Climate change is the curse that keeps on taking.
It is a phenomenon that drains the economy, cripples social structures, tantalises the environment, and indirectly compresses resource supplies, particularly food. The value of food is largely taken for granted in wealthy nations like the US and UK despite it being quintessential for how we survive every day.
As the world becomes increasingly ravaged by climate change, a sense of a foreboding food shortage is presenting itself as the next likely hurdle.
The direct physical risks of climate change – heatwaves, droughts, intense rainfall et Cetra – will undoubtedly affect what foods can and can not be grown, the production processes adopted, and ultimately the supply availability of certain climate-constrained foods.
The passing summer’s heat wave has exposed the fragility of global food production and security across nations.
In North India, the intense heat severely reduced wheat harvests whilst other places have faced crop destruction from floods.
Moreover, the widespread droughts in Europe forced many farmers to use cultivation methods traditionally used in dry regions of East Africa.
Whilst not related to climate change, the Ukraine-Russian dispute has demonstrated the magnitude of effect conflicts have on both domestic food production and international trade. A UN report has stated that climate change will intensify points of political instability as resource scarcity grows and food shortages or famines become a common reality for all.
Further, the food system contributes 10% to climate change through emissions from its production systems and inputs of fertilisers for example. As suggested by Bloomberg reports, actions taken to reduce the system's emission contributions may generally affect yields and productivity and cause resulting disruptions to supply and demand along the global trade networks.
A known characteristic of climate change is that those who have not directly participated in (nor benefited from) its emergence are those who will be the least likely to cope with disaster. This so-called tragedy of the commons is a metric for the extent of global inequality dragged throughout history as countries like Pakistan which have contributed less than 1% towards climate change have and will continue to be those who suffer most for its ill effects.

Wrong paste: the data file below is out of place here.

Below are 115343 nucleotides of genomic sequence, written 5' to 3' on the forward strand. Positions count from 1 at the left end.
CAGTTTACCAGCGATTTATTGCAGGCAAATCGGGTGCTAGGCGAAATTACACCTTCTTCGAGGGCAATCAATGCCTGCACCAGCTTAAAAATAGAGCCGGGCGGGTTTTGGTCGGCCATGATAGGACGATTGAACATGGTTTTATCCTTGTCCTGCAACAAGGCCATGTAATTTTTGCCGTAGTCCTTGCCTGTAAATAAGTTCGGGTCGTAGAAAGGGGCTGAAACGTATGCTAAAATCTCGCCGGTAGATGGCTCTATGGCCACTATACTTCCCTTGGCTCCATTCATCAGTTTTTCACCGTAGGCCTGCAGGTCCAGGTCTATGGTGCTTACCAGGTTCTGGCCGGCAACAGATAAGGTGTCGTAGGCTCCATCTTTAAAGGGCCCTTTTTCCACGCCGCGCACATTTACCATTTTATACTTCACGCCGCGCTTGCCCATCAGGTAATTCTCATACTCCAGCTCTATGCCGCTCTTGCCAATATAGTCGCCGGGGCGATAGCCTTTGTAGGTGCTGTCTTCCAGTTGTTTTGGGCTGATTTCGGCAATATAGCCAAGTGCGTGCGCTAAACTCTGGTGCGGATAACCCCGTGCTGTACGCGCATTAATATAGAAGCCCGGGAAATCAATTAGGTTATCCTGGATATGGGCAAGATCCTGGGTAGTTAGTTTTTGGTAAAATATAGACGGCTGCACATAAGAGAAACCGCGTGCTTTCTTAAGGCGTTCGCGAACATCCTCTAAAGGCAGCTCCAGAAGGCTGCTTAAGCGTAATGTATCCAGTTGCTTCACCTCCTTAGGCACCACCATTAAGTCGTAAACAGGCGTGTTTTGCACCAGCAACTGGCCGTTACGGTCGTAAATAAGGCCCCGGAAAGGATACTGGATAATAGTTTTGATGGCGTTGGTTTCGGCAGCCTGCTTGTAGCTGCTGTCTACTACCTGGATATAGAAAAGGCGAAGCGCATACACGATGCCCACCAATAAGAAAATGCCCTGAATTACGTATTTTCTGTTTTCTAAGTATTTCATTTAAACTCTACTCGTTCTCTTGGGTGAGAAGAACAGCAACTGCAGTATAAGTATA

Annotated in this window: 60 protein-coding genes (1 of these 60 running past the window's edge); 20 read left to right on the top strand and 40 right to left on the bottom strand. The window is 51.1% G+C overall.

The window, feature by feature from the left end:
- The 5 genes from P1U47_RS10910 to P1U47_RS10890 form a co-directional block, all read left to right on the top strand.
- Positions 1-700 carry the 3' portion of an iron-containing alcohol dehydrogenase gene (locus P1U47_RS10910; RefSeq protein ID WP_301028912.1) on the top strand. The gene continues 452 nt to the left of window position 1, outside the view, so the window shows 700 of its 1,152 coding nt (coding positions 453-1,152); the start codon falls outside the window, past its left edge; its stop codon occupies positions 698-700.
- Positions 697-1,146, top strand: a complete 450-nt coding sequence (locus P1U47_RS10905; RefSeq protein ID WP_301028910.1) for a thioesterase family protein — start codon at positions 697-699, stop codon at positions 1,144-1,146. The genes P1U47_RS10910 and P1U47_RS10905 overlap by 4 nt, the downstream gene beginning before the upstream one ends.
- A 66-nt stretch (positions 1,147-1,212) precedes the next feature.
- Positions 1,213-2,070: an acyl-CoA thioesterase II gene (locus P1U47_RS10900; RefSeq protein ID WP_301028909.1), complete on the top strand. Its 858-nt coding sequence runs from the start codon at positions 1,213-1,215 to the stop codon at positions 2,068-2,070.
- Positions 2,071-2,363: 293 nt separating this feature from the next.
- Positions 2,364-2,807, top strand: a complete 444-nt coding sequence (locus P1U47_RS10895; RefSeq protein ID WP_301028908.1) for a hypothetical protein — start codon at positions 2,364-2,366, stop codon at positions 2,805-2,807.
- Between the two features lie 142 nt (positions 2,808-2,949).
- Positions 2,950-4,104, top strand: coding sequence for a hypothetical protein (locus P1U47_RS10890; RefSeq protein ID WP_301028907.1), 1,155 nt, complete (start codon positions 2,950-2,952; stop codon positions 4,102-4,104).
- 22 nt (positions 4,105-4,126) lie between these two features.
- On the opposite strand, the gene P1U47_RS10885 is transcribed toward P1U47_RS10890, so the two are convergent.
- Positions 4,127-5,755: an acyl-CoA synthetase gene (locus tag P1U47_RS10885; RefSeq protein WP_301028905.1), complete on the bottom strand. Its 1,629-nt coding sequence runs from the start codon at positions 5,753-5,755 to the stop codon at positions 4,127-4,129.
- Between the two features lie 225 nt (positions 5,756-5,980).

The ongoing disastrous monsoonal floods affecting Pakistan have caused significant deficits in the food supply as water inundates millions of acres of crops and kill hundreds of thousands of livestock.
As it stands, climate change's most perversive effects on the food system are and will continue to be most harshly felt in those countries which have contributed to it the least and are unable to cope with it the most.
However, climate change is a global problem.
Acknowledging this assures that it may be Pakistan or other places afar today, but it will become tomorrow's central issue and risk at home.
A 2019 report has indicated without adaptation, climate change will slow agricultural yields from 5 to 30% by 2050. Declining productivity rates will occur concomitantly with a growing global population and national developments increasing food demands by 50%, ultimately increasing prices as supplies become ever smaller.
The weather extremes experienced this year are only but a taster for what is installed as a future reality for everyone. In this instance, it becomes essential to bring the future forward through sustained efforts taken to solve the climate crisis and its resulting global food production challenges.
Securing food supply, safety, and security demands new efficiencies, industrial processes and technologies, with the speed and scale of implementation critical for its success.
With each day that passes without action, the task of adapting and mitigating climate change grows larger, with the window of opportunity narrowing and the risks remaining existential.
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